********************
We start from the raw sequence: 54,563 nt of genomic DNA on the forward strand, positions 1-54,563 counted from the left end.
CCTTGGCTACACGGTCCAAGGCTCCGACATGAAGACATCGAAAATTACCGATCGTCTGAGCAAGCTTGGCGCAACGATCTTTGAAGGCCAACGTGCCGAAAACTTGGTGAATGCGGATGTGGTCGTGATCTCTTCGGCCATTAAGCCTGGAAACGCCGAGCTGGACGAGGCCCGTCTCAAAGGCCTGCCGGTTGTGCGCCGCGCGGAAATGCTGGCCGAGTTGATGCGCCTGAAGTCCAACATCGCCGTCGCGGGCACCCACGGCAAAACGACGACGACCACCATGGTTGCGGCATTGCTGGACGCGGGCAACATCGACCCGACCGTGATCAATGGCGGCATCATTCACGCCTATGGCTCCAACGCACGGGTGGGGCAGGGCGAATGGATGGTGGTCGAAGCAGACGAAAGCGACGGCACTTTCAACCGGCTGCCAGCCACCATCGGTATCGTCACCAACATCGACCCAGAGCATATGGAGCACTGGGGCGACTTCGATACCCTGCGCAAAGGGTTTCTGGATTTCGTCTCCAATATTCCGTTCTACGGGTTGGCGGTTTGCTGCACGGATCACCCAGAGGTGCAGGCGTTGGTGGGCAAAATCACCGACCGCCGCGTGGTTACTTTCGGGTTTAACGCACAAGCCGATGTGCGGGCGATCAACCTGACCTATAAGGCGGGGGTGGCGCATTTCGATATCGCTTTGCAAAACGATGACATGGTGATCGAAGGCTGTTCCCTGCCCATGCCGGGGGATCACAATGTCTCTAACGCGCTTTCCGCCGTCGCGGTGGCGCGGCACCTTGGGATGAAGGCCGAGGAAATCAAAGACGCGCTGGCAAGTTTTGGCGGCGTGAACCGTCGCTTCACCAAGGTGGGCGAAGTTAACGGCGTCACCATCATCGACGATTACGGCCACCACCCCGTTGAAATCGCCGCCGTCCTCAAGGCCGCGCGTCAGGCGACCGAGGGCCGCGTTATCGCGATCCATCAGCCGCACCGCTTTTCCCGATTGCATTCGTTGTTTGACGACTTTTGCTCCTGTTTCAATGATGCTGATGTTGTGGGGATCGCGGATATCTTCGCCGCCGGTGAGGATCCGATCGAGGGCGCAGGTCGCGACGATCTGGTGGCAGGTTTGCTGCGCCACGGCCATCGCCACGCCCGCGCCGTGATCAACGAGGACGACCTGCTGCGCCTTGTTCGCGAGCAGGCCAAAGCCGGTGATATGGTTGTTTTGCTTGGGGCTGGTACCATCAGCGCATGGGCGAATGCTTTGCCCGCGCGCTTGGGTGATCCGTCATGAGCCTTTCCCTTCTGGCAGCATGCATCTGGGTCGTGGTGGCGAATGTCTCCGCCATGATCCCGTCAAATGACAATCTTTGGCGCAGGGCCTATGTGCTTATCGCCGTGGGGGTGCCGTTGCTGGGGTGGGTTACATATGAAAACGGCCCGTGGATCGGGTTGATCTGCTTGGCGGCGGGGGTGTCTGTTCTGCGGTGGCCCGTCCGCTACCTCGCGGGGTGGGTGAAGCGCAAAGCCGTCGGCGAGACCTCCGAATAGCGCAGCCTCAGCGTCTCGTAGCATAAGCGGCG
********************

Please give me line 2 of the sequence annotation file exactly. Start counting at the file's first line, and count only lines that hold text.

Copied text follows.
CCTTGGCTACACGGTCCAAGGCTCCGACATGAAGACATCGAAAATTACCGATCGTCTGAGCAAGCTTGGCGCAACGATCTTTGAAGGCCAACGTGCCGAAAACTTGGTGAATGCGGATGTGGTCGTGATCTCTTCGGCCATTAAGCCTGGAAACGCCGAGCTGGACGAGGCCCGTCTCAAAGGCCTGCCGGTTGTGCGCCGCGCGGAAATGCTGGCCGAGTTGATGCGCCTGAAGTCCAACATCGCCGTCGCGGGCACCCACGGCAAAACGACGACGACCACCATGGTTGCGGCATTGCTGGACGCGGGCAACATCGACCCGACCGTGATCAATGGCGGCATCATTCACGCCTATGGCTCCAACGCACGGGTGGGGCAGGGCGAATGGATGGTGGTCGAAGCAGACGAAAGCGACGGCACTTTCAACCGGCTGCCAGCCACCATCGGTATCGTCACCAACATCGACCCAGAGCATATGGAGCACTGGGGCGACTTCGATACCCTGCGCAAAGGGTTTCTGGATTTCGTCTCCAATATTCCGTTCTACGGGTTGGCGGTTTGCTGCACGGATCACCCAGAGGTGCAGGCGTTGGTGGGCAAAATCACCGACCGCCGCGTGGTTACTTTCGGGTTTAACGCACAAGCCGATGTGCGGGCGATCAACCTGACCTATAAGGCGGGGGTGGCGCATTTCGATATCGCTTTGCAAAACGATGACATGGTGATCGAAGGCTGTTCCCTGCCCATGCCGGGGGATCACAATGTCTCTAACGCGCTTTCCGCCGTCGCGGTGGCGCGGCACCTTGGGATGAAGGCCGAGGAAATCAAAGACGCGCTGGCAAGTTTTGGCGGCGTGAACCGTCGCTTCACCAAGGTGGGCGAAGTTAACGGCGTCACCATCATCGACGATTACGGCCACCACCCCGTTGAAATCGCCGCCGTCCTCAAGGCCGCGCGTCAGGCGACCGAGGGCCGCGTTATCGCGATCCATCAGCCGCACCGCTTTTCCCGATTGCATTCGTTGTTTGACGACTTTTGCTCCTGTTTCAATGATGCTGATGTTGTGGGGATCGCGGATATCTTCGCCGCCGGTGAGGATCCGATCGAGGGCGCAGGTCGCGACGATCTGGTGGCAGGTTTGCTGCGCCACGGCCATCGCCACGCCCGCGCCGTGATCAACGAGGACGACCTGCTGCGCCTTGTTCGCGAGCAGGCCAAAGCCGGTGATATGGTTGTTTTGCTTGGGGCTGGTACCATCAGCGCATGGGCGAATGCTTTGCCCGCGCGCTTGGGTGATCCGTCATGAGCCTTTCCCTTCTGGCAGCATGCATCTGGGTCGTGGTGGCGAATGTCTCCGCCATGATCCCGTCAAATGACAATCTTTGGCGCAGGGCCTATGTGCTTATCGCCGTGGGGGTGCCGTTGCTGGGGTGGGTTACATATGAAAACGGCCCGTGGATCGGGTTGATCTGCTTGGCGGCGGGGGTGTCTGTTCTGCGGTGGCCCGTCCGCTACCTCGCGGGGTGGGTGAAGCGCAAAGCCGTCGGCGAGACCTCCGAATAGCGCAGCCTCAGCGTCTCGTAGCATAAGCGGCG